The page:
Vessel Utilisation – Part 1: The analysis of on hire times


Marine operations often require multiple vessels which are assigned specific tasks to perform.  Often the tasks performed by the vessels are independent of each other (i.e. the vessels work alone) but are linked in such a way that one vessel is dependent on the other completing work.  In this series of posts we are going to consider cable lay and trenching operations using two assets.  We’ll also look at the consideration of the simulation results both in Mermaid and as part of a bespoke analysis outside Mermaid. Read more >

Analysing Wind Farm Foundation Installation – Part 7: Two Vessels – The Division of Labour

In the last post we arrived at a strategy which we like, this being:

  • Start our operations sometime in March.
  • Use two vessels, unfortunately we can get the two we’d like though, so we’re using a slight cheaper, slightly less capable vessel as our second.
  • Modify the capable vessel so it can carry more foundation units per trip (3).

However, we saw that the division of labour we’d set wasn’t optimal and that we off hired one of our vessels early and lost some of the advantage gained by this strategy. Read more >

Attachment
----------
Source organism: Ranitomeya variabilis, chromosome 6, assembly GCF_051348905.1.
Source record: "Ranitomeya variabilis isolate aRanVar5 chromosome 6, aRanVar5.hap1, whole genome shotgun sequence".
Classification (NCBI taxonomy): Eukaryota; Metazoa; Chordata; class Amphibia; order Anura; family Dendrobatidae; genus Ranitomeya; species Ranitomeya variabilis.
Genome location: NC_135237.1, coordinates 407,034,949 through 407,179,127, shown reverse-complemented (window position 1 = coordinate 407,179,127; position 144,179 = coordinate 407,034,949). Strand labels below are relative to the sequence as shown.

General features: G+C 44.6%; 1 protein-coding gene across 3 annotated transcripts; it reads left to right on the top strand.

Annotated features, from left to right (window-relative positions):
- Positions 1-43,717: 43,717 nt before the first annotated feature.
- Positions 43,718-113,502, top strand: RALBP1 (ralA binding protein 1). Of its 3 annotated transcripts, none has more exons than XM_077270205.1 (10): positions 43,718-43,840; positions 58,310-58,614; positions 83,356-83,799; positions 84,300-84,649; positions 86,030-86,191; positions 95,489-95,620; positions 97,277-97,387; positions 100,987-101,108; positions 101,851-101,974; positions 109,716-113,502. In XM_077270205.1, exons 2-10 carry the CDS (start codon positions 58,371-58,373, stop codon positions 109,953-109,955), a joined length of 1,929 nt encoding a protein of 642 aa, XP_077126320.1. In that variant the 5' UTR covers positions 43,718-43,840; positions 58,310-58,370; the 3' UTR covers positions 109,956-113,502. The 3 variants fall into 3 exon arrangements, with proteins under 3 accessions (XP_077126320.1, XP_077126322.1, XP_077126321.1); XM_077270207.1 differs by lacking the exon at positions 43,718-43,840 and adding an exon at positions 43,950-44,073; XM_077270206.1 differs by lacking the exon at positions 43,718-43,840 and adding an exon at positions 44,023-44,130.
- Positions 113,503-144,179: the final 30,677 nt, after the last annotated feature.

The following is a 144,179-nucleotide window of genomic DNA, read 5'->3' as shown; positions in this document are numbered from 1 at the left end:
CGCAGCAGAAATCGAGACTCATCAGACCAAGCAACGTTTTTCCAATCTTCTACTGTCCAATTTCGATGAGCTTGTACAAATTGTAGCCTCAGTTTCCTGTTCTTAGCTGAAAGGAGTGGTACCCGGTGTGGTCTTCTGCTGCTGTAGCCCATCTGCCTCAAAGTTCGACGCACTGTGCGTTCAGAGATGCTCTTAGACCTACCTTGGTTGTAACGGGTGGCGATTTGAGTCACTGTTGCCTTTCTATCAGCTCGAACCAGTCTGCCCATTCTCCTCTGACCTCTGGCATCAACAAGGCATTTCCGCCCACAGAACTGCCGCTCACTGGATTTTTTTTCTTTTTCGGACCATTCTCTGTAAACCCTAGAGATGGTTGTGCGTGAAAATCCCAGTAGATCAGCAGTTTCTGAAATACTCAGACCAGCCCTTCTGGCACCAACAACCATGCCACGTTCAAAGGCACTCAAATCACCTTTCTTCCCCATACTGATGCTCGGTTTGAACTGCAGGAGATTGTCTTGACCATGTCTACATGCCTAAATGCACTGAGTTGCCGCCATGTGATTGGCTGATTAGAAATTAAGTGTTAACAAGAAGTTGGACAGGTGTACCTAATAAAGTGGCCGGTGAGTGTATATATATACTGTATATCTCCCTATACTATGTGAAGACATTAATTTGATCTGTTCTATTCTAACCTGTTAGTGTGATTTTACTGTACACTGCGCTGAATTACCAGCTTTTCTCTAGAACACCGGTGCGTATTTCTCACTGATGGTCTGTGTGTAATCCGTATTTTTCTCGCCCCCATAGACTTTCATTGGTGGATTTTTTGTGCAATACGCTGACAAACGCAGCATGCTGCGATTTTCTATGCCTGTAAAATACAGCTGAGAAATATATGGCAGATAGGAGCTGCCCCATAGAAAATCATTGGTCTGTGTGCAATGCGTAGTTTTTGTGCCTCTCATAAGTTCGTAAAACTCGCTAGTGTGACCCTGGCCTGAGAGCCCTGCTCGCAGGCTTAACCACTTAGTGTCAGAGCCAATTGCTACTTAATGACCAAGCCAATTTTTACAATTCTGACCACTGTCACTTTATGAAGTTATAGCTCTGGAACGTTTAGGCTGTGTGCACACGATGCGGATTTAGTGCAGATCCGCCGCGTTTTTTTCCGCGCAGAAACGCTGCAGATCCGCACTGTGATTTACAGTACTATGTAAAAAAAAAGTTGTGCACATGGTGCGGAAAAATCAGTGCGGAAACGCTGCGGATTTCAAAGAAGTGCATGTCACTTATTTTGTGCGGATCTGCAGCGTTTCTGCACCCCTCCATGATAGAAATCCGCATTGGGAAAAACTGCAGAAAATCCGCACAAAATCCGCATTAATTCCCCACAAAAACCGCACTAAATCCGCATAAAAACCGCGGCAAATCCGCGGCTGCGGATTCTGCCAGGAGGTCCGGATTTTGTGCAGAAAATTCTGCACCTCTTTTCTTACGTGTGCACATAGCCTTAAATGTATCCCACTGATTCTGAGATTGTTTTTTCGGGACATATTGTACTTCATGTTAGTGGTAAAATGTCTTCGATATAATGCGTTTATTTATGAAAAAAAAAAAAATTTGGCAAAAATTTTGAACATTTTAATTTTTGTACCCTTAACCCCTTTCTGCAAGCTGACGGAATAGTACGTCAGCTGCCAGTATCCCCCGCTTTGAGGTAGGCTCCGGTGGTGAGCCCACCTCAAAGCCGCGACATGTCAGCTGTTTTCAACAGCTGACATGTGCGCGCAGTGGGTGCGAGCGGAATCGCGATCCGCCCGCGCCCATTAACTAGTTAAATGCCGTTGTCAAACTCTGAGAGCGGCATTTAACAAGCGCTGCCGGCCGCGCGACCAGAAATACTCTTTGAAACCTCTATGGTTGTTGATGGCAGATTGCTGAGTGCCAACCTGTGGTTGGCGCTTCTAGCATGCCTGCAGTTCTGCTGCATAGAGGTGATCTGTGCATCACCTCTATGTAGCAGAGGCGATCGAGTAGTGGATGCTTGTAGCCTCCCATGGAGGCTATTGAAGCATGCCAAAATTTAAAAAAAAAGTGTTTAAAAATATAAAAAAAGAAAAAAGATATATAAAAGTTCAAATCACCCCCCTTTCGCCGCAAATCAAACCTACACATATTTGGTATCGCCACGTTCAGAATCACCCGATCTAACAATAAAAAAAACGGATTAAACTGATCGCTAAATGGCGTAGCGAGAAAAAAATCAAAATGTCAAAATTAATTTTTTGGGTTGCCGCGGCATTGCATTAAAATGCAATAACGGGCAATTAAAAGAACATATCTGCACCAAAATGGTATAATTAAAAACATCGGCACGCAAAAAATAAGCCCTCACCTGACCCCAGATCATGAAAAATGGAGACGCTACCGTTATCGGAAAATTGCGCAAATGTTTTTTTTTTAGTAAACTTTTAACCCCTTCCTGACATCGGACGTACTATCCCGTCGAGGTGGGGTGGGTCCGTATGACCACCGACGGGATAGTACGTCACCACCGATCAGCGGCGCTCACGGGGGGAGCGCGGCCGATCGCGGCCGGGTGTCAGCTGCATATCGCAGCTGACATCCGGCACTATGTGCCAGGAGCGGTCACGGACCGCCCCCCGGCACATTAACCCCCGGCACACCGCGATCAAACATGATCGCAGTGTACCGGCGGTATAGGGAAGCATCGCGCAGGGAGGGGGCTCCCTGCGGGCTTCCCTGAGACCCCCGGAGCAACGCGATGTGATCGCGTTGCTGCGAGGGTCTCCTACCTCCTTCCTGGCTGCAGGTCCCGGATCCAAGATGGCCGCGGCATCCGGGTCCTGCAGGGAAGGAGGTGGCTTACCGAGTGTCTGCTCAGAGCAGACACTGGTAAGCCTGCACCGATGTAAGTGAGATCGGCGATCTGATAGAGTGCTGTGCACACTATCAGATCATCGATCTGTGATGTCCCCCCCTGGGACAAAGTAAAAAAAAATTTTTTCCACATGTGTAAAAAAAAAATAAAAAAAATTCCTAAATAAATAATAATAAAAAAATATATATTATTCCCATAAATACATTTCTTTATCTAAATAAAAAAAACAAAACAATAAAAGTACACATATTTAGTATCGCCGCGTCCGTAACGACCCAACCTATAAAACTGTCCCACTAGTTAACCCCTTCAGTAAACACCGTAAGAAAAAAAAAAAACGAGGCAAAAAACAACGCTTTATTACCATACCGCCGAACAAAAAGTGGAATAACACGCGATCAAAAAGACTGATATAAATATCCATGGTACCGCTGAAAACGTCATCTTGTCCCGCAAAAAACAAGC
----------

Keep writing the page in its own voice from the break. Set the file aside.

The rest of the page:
Analysing Wind Farm Foundation Installation – Part 6: Work Faster – Two Vessels On Hire

As we’ve moved through this analysis process and applied Mermaid to the consideration of how we can baseline and improve our performance two main objectives have repeatedly arisen:

  • Work entirely in the spring and summer to reduce winter downtime.
  • Maximise the time spent performing offshore operations when favourable conditions occur by reducing the number of transits required.

Here we are going to perform two simulations which it is hope will improve our performance.

The Simulations

There are two scenarios under consideration here:

  • Two vessels operating, both vessels can carry a set of foundations at a time, one vessel is from the base case, the other is a different, slightly less capable vessel (i.e.
Read more >